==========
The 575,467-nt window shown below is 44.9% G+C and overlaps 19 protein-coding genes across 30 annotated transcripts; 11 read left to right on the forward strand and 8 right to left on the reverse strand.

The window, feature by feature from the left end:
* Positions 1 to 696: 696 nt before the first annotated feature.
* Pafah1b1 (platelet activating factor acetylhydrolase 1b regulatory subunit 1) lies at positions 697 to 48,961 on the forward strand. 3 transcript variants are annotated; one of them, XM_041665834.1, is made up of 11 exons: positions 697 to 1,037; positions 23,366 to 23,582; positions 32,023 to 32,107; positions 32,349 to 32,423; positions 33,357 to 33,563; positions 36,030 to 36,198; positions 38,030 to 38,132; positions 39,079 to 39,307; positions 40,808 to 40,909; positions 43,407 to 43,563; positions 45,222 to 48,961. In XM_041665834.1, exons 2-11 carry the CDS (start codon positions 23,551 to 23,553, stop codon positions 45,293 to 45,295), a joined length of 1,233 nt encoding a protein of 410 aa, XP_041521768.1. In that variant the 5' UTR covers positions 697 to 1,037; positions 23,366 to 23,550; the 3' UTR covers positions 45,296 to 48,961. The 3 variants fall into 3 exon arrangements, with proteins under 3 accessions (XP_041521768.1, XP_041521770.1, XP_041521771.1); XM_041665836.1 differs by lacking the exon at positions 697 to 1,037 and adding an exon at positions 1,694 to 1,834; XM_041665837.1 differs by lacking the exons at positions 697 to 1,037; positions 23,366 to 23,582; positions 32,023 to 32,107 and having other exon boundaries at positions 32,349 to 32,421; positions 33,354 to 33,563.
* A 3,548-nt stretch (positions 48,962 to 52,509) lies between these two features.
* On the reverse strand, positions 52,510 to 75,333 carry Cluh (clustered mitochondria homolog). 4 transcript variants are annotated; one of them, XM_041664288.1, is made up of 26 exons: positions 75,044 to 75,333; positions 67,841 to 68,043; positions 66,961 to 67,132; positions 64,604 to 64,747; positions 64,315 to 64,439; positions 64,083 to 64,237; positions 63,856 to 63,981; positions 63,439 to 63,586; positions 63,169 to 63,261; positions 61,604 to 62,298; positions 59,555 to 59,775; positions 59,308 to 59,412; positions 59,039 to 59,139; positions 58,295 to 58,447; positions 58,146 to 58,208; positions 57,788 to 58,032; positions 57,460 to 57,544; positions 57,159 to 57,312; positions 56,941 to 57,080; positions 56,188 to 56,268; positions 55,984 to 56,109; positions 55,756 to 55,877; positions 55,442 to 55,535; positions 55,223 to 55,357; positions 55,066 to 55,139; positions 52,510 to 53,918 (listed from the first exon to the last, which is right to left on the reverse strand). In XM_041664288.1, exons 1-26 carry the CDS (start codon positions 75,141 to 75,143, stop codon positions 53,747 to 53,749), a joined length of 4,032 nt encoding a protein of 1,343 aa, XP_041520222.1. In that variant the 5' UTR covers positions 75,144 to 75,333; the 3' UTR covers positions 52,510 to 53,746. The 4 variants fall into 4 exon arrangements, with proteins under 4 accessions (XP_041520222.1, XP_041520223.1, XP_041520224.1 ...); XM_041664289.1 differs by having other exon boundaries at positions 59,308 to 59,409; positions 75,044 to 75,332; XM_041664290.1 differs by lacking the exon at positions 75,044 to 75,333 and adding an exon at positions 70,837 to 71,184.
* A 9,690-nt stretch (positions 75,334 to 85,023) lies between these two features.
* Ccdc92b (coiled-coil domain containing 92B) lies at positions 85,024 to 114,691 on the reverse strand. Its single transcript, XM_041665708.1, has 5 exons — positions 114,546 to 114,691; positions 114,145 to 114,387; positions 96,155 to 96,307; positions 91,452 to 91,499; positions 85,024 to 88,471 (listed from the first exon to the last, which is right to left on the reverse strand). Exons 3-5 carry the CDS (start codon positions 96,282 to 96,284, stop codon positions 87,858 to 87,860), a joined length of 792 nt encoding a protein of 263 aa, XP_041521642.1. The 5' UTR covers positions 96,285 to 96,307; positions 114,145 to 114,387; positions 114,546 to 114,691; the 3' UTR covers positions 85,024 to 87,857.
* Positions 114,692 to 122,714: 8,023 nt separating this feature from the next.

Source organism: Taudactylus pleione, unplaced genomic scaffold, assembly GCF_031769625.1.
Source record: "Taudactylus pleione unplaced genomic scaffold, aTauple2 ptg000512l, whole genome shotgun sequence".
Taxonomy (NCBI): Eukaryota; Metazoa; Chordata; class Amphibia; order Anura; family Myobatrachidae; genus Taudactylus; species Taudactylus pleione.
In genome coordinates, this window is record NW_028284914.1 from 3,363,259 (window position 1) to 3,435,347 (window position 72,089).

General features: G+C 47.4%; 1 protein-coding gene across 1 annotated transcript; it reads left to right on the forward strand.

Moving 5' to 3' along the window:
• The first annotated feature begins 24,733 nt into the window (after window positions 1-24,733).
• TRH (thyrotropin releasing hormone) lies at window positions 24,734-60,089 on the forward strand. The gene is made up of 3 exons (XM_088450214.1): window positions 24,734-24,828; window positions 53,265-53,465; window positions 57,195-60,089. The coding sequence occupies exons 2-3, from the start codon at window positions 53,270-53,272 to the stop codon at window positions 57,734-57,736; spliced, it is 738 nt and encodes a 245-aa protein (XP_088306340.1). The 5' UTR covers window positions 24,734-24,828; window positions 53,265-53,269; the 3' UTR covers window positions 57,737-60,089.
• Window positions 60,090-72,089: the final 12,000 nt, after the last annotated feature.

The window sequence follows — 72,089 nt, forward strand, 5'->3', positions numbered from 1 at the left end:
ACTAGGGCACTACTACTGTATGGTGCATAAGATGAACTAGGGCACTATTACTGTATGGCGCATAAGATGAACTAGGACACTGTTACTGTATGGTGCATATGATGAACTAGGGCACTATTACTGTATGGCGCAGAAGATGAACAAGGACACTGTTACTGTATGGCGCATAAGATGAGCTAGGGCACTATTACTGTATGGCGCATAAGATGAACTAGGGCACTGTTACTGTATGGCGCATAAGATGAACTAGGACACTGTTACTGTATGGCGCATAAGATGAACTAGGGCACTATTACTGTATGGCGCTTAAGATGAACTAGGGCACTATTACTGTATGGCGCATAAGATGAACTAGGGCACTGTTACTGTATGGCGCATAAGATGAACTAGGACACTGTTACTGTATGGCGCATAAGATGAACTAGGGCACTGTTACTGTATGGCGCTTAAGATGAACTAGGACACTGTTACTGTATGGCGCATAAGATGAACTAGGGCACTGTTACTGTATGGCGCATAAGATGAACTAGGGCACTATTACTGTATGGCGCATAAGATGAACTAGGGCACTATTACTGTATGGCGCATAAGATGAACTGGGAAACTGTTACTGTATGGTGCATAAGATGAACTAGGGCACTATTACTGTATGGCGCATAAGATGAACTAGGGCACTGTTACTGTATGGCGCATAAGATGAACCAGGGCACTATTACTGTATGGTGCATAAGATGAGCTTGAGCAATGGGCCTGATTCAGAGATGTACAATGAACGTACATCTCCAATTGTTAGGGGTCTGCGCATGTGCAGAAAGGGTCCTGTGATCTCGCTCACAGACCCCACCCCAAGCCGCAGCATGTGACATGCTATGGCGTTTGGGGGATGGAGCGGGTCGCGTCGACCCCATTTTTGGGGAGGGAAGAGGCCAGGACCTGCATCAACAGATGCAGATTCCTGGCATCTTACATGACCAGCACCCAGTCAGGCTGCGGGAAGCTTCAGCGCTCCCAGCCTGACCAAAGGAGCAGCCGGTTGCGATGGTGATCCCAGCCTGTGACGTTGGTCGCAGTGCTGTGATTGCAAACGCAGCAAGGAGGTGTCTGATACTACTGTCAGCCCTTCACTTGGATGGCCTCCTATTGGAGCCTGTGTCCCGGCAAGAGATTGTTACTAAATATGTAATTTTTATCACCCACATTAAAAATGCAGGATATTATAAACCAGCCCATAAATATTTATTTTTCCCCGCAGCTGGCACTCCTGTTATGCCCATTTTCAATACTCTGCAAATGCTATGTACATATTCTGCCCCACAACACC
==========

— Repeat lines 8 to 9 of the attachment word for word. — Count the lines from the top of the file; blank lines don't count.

* Ccdc92b (coiled-coil domain containing 92B) lies at positions 85,024 to 114,691 on the reverse strand. Its single transcript, XM_041665708.1, has 5 exons — positions 114,546 to 114,691; positions 114,145 to 114,387; positions 96,155 to 96,307; positions 91,452 to 91,499; positions 85,024 to 88,471 (listed from the first exon to the last, which is right to left on the reverse strand). Exons 3-5 carry the CDS (start codon positions 96,282 to 96,284, stop codon positions 87,858 to 87,860), a joined length of 792 nt encoding a protein of 263 aa, XP_041521642.1. The 5' UTR covers positions 96,285 to 96,307; positions 114,145 to 114,387; positions 114,546 to 114,691; the 3' UTR covers positions 85,024 to 87,857.
* Positions 114,692 to 122,714: 8,023 nt separating this feature from the next.